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80s Maser BiTurbo --- engine swap ideas?

Discussion in 'Maserati' started by James in Denver, May 9, 2007.

  1. James in Denver

    James in Denver Formula 3

    May 23, 2006
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    Centennial Colorado
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    James in Denver
    I know the reliability factor on the 80s BiTurbo models .... suck.... so-to-speak. But from what I've read here, the reliabilty isn't just the engine, but the electricals and other parts.

    Anyway, I really like the body style of the coupe or convertible. Would it be possible to switch the twin turbo V-6 for something more reliable (maybe including all/part of the wiring harness)? Its pretty cramped in the engine compartment from pictures, but I've never been under the hood of one so I dont know how much space there really is.

    I was thinking an older japanese engine v6 or transverse 4 (via honda), maybe a late mercedes v-6, even a GM 3.8 V6 that they put in every car in the early 2000s.

    Any idea if its even feasible and if so, would it increase reliability/drivability?

    James in Denver
    PS Sorry for crossing forums, I usually hang in the 308/328 section of FChat :).
     
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  3. 2NA

    2NA F1 World Champ
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    Dec 29, 2006
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    Tim Keseluk
    #2 2NA, May 9, 2007
    Last edited by a moderator: Sep 7, 2017
    Probably any of those could be made to fit (ever seen an episode of "Monster Garage"?).

    I'm not sure why you'd want to. It wouldn't be a Maserati anymore and you'd have thrown away all the neck snapping performance that the BiTurbo was known for.

    If you dropped in say the heart of a twin turbo Nissan 300ZX you'd have something. It would probably make more sense to just leave it in the car it's already in.


    It might be a fun challenge but the car would most likely be worth even less than before.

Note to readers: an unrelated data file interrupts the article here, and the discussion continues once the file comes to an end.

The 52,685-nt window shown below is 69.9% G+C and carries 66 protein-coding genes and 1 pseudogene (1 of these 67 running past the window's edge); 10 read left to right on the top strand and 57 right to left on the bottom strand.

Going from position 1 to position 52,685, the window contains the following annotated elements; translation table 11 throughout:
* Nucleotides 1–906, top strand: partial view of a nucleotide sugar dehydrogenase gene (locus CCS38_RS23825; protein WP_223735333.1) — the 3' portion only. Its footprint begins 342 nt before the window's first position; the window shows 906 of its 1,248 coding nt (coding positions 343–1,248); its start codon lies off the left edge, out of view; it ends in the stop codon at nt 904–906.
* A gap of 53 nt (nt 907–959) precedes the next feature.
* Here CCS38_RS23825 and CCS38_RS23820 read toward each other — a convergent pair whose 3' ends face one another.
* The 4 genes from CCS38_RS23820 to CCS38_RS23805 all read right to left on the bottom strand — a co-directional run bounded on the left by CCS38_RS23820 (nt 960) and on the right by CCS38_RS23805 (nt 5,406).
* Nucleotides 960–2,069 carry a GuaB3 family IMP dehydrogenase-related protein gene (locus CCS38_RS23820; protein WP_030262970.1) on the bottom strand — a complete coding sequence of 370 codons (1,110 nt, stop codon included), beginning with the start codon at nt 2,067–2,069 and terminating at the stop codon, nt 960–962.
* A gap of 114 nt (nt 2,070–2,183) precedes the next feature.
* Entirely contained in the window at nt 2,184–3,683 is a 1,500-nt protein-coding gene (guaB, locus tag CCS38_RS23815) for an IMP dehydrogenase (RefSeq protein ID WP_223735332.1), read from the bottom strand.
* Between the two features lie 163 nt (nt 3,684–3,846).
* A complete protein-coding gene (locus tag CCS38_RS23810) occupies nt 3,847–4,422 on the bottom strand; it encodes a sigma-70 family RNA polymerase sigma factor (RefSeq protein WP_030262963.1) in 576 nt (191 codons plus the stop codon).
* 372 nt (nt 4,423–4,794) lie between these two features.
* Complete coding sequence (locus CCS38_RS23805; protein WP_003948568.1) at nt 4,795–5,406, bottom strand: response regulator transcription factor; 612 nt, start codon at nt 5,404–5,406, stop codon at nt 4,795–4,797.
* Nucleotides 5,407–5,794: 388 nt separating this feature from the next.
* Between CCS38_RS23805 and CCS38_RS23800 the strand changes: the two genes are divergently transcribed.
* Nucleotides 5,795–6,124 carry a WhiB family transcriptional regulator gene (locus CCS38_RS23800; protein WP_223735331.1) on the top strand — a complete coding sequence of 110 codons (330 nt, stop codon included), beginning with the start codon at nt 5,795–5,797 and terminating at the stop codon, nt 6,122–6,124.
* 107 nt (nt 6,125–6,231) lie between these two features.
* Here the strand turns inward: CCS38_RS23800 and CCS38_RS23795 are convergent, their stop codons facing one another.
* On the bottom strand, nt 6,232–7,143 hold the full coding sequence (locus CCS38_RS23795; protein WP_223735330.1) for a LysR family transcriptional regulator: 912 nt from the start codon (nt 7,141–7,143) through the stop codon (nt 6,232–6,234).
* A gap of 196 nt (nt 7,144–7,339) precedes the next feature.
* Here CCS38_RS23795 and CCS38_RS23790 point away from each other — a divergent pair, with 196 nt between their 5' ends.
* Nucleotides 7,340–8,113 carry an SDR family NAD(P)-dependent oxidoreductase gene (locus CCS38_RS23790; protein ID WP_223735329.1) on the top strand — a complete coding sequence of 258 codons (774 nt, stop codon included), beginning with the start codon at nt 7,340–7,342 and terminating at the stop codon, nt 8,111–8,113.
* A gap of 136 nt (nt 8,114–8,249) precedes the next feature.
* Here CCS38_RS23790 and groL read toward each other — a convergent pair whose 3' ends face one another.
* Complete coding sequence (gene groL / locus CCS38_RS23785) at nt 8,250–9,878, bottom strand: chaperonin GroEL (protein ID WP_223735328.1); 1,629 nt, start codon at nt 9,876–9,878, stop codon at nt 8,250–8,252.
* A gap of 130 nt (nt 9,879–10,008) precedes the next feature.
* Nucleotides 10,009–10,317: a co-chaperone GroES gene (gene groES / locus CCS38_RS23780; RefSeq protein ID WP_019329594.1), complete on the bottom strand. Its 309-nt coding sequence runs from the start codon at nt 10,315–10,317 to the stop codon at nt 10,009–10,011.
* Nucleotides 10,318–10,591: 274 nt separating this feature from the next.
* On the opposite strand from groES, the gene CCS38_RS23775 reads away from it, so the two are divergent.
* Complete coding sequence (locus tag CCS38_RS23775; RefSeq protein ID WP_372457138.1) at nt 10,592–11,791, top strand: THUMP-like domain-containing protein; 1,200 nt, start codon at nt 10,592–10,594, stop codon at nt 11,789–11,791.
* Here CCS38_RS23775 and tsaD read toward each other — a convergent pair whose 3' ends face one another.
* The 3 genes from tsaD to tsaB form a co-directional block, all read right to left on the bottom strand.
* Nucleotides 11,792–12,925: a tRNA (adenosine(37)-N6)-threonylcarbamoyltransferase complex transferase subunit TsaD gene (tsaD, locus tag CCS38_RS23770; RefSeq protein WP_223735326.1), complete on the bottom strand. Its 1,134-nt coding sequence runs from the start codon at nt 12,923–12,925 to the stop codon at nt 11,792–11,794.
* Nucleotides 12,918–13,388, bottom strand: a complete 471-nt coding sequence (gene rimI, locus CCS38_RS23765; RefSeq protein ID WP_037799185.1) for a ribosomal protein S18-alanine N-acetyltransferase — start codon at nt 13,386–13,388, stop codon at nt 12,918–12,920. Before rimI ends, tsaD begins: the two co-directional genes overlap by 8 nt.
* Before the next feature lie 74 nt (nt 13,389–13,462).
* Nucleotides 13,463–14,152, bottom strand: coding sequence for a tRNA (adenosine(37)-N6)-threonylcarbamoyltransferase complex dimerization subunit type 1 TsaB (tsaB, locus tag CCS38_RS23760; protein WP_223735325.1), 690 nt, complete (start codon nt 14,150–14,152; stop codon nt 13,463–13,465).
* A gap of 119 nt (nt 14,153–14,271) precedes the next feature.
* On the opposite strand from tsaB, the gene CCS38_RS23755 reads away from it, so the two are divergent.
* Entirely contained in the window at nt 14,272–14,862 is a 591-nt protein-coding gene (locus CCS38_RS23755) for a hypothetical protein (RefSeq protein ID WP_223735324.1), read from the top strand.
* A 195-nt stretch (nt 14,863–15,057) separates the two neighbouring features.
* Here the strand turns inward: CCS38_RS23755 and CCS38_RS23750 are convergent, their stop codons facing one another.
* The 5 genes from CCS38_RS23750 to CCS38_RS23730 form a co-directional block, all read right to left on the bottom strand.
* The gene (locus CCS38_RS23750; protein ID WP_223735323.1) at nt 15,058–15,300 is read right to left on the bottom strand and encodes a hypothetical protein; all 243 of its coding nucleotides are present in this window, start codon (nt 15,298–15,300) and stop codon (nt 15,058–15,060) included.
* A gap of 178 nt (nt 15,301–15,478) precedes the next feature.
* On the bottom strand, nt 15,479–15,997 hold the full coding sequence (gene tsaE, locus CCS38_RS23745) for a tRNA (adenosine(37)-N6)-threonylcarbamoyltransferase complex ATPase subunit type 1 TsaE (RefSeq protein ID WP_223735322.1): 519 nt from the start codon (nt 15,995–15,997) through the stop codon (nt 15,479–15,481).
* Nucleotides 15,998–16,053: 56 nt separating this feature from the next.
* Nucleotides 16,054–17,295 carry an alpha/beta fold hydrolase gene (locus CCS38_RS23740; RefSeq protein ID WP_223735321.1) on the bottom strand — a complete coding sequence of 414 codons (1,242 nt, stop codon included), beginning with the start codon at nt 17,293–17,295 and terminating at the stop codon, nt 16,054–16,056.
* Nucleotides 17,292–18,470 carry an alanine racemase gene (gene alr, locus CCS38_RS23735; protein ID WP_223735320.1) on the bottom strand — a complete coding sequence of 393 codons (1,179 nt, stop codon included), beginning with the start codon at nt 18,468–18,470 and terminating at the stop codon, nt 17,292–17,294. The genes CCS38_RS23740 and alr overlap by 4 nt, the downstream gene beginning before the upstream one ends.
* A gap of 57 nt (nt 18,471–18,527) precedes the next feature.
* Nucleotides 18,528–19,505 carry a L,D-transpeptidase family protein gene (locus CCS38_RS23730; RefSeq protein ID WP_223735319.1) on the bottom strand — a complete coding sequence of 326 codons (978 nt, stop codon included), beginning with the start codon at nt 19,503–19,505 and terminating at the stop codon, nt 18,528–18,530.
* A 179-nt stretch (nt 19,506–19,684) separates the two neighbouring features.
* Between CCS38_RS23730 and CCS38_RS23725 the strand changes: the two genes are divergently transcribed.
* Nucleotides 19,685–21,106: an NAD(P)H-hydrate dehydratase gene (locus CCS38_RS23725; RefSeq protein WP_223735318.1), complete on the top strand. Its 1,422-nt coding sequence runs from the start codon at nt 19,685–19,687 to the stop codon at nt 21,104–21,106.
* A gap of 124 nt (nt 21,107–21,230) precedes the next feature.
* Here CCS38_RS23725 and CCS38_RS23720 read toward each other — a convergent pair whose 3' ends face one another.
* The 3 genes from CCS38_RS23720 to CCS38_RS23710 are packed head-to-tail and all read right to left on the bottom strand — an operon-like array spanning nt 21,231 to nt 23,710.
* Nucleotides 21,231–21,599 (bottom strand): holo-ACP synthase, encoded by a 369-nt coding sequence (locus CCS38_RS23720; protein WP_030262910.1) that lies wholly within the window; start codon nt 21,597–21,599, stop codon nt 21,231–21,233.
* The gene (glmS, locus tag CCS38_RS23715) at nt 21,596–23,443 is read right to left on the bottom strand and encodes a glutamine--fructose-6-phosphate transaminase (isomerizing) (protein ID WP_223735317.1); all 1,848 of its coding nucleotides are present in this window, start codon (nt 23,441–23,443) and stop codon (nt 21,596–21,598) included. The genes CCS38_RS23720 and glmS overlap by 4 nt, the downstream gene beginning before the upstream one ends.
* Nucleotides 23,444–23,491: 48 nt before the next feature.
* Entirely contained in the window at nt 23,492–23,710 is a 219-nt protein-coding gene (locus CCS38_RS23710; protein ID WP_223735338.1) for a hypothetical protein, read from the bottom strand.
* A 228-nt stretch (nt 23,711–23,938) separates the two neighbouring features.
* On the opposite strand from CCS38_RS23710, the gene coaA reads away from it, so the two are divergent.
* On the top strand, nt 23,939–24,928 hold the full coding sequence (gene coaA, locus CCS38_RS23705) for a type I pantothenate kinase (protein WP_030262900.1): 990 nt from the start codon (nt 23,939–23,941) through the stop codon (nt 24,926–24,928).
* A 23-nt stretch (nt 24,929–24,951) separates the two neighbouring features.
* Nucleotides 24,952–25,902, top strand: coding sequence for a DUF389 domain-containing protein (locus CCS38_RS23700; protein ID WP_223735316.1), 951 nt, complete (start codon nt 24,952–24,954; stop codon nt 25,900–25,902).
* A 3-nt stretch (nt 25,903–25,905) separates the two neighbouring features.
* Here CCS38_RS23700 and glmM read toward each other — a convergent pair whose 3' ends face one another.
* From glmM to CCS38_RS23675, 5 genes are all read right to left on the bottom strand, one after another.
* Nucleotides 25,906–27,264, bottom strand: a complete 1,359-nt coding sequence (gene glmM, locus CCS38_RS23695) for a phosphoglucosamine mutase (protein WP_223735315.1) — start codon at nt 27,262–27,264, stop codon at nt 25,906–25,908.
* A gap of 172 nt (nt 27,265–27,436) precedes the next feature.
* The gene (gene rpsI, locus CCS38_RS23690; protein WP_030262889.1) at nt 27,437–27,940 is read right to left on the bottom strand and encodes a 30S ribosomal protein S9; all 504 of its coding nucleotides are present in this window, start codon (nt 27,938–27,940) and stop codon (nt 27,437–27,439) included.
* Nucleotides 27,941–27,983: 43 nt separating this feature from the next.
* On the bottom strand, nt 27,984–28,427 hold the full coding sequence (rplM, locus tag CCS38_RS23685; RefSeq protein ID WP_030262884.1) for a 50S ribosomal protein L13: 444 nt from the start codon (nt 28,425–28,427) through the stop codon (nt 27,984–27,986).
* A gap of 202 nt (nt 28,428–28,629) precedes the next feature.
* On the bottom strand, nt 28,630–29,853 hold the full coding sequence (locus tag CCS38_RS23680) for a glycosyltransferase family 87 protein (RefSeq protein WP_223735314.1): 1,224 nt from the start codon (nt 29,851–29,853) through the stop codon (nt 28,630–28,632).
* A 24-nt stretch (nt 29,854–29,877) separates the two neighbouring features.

I see this former 928 around town occasionally.
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  4. Simon

    Simon Moderator
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    Aug 29, 2003
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    The engine's not the problem, its the rest of the car. Rust, electrical gremlins.
    Keep the engine, change the car :)
     
  5. Ron S

    Ron S Karting

    Nov 20, 2006
    159
    Raleigh NC
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    Ron Scarboro
    +1

    I had an 84 BiTurbo for two years between 1990 and 1991. Paid $8,500, spent $5,500 sold it for $3,500.

    Only about $700 had to do with the engine (mostly maintenance or solving problems that turned out to be electrical) and was relatively simple to work on (did most of the work myself). The only real design flaw I remember is having the starter mounted under the intake between the cylinder heads (melted the starter wires on a fairly regular basis).

    I had numerous (defined as $1,500) electrical problems (some of which looked like engine problems - low boost pressure non starting, etc.), the interior rotted out of the car ($1,800 in material and upholstery labor), almost every electrical gauge was rebuilt and I had to custom make a number of brackets that Maserati chose to make out of plastic. This all on top of the routine service which wasn't cheap.